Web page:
31 Mar

I’d like to talk a little bit about forgiveness today.
By Pam Quinn

Forgiveness sounds like such an easy thing to do. That is, if you haven’t been put in a  position where you’ve REALLY had to do it. Forgiveness goes hand in hand with trust, doesn’t it? You’ve only truly forgiven someone for how they’ve wronged you if you can honestly trust them again. To forgive is to forget? I don’t believe that. I think you never forget. You may be able to reach a state with the situation where it doesn’t bother you as much anymore, because you’ve moved on…  a bit. You care about OTHER things now… but you never forget. Certainly not if it was a really big deal. Regaining trust? That takes nothing but time and the person you’ve wronged may not have the energy to GIVE you that time. Does time heal everything?

Every situation is different and trust goes both ways. Generally in relationships, if there was a breach of trust, you wonder what you did to cause said breach in trust.  How BAD does something have to be in order to never be forgiven for it? Is the person being stubborn or was it really not worthy of forgiveness? On the other side of things, what if you forgive too quickly? What if that person is getting let off the hook a bit too easily for something they did that made you lose trust in them? Only you can be the accurate judge. You have to be honest with yourself about whether or not the punishment fits the crime. And that goes both ways. Don’t let someone punish you for something you’ve done when you’ve done nothing but beg for forgiveness and prove that you can be trusted again. If they’re not willing to forgive you, and you feel that you deserve to be forgiven… then you need to move on. You may never see eye to eye and why continue to exhaust yourself trying to penetrate a brick wall?  Forgiveness means really being able to MOVE ON and sometimes… you’re just not meant to.

Trust isn’t black and white it’s very gray. Personally, i don’t believe cheating is EVER right… but that doesn’t mean that i don’t think it can be forgiven.  It depends on the circumstance and those who say “I would never forgive someone if they cheated on me” have never been cheated on by someone they loved very deeply. I guess it comes down to this:


We’re human and we’re not perfect. Everyone is flawed and everyone deserves forgiveness. However, if people continue to do things or set a pattern that show a lack of trust on their part, it’s gonna take more than a teary eyed “I’m sorry” phone call to get things right… and who knows what is TRULY motivating that person to admit their wrongs. It’s hard to trust people who have proven themselves to be stubborn and selfish. What, you’re all of a sudden different now?  The damage may already be done. If they’ve hurt you more than once, it may not be worth it to you to spend the rest of your life wondering when they’re gonna hurt you again. Always looking over your shoulder. And for someone who’s done the wrong, you may not want to spend the rest of YOUR life with someone who may never WHOLEHEARTEDLY trust you again. Does time heal everything? Not always. Some damage is just too… deep.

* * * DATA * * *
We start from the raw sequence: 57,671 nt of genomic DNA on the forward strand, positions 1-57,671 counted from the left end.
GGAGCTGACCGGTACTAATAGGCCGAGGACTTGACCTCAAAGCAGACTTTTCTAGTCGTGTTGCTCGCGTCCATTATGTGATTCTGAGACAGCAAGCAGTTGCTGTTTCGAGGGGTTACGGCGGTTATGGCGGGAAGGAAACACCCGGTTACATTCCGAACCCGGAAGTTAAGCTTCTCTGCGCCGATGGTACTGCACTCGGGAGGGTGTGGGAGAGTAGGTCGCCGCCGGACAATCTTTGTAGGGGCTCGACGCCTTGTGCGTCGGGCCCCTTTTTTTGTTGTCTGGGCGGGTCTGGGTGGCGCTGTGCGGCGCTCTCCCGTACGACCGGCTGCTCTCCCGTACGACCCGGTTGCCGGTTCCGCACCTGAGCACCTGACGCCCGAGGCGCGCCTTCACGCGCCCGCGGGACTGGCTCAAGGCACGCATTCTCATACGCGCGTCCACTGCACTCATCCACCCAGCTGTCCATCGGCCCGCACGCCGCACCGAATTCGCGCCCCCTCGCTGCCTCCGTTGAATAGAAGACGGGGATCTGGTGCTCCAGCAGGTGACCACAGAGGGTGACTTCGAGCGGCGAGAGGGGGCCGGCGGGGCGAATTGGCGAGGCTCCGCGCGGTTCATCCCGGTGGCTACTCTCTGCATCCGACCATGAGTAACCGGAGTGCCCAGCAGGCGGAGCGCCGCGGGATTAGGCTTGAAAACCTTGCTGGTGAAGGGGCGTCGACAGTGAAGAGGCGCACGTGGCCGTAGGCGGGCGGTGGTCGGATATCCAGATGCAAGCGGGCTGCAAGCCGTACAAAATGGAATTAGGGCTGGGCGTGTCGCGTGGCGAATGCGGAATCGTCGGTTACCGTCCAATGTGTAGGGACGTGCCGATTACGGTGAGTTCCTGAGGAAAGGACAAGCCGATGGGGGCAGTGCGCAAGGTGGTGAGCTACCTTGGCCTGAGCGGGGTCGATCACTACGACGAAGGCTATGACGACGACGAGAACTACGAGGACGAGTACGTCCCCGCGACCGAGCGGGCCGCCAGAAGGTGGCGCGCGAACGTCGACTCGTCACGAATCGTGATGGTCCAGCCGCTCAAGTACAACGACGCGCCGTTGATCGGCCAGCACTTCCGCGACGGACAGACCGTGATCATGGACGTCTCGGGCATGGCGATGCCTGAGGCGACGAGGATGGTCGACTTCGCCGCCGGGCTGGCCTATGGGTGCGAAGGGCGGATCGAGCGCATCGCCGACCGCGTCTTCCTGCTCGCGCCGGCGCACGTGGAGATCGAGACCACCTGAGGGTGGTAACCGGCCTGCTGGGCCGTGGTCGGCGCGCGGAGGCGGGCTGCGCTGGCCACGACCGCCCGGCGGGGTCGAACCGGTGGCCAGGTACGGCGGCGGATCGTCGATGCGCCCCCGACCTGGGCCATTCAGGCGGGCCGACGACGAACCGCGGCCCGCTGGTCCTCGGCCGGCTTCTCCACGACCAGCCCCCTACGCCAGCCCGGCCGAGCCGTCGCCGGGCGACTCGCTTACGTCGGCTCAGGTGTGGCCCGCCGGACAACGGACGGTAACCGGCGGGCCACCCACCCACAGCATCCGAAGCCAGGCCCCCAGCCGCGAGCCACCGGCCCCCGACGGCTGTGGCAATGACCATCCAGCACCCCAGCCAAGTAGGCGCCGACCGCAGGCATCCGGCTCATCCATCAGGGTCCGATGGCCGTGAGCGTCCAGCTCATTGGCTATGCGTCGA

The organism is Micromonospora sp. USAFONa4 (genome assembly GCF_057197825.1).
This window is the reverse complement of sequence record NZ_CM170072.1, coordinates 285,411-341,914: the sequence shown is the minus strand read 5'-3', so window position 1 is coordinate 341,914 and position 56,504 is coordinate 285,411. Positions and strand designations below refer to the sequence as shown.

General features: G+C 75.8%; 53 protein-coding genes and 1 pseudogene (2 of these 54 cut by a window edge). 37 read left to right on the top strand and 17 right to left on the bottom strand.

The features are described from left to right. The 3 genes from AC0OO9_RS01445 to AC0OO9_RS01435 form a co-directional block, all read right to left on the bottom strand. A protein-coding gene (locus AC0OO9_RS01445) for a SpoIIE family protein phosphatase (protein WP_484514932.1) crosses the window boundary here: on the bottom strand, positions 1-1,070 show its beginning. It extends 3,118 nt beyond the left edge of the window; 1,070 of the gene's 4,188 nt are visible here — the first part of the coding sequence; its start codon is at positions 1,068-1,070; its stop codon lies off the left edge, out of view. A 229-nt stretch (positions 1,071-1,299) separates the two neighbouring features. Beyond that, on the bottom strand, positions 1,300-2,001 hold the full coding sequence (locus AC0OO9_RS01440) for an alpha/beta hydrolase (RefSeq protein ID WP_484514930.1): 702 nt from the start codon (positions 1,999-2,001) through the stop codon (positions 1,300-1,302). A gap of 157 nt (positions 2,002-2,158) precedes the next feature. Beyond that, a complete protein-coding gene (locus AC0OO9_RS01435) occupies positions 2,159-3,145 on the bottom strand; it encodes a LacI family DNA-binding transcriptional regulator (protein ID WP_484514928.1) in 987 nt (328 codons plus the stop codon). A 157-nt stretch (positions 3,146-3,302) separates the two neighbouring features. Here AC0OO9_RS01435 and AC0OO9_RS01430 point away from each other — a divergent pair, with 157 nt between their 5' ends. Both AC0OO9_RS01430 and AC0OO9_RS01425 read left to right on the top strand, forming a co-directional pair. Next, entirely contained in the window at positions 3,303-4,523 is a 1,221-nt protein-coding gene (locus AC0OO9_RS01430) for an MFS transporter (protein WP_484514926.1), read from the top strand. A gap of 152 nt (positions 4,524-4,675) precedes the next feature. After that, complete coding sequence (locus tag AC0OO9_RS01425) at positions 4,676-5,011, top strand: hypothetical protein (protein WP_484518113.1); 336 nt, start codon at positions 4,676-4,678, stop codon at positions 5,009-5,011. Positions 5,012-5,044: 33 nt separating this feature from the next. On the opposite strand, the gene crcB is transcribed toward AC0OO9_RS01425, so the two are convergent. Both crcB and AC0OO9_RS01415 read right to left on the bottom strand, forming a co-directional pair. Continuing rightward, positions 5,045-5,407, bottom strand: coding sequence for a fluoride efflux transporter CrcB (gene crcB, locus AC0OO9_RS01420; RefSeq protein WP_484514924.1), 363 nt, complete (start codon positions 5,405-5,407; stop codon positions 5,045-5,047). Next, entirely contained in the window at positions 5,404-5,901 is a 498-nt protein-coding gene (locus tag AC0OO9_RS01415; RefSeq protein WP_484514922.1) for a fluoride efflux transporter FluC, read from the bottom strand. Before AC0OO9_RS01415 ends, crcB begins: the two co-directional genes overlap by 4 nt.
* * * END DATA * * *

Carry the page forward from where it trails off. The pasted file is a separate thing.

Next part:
One Response to “FORGIVENESS”

  1. Jax 2011 at : #

    Intriguing thoughts Pam.

    I think the “notion” of forgiveness often gets generically hooked up with actions and feelings that aren’t necessarily connected with it. There are a lot of different variables. Is this issue within my family or my personal primary relationship? That would require a different depth of evaluation and reaction than with a casual friend or co-worker.

    Forgiving someone doesn’t mean I give them endless carte blanche access to repeat whatever they did to hurt me. There’s a BIG difference in denying a toxic person (sorry for the slang) access to my life and deciding I want to work constructively to preserve a relationship that I value.

    I don’t pretend to forget or try to restore trust to previous levels. As you say, that can take a very long time depending on the betrayal and my ability to deal with it (and whether it’s likely to happen again). It involves concious decisions, one at a time in a desired direction. It’s also not, I believe, a one-time decision and action. It has to be dealt with repeatedly, whenever hurt or repercussions from it resurface, which they will! I think forgiveness is an attitude. It’s not repaying like with like, but it’s also not trying to wipe out all consequences for actions.

    There’s an old proverb: “I want forgiveness for me and justice for you”.

    Anyone who says “I could never”, is going to suffer severe disillusionment. It’s not that we shouldn’t expect to be able to trust others, we must in order to live fully. But with trust comes wisdom (some of it with great pain), and with wisdom comes the ability to forgive, and to know what that looks like for each situation.

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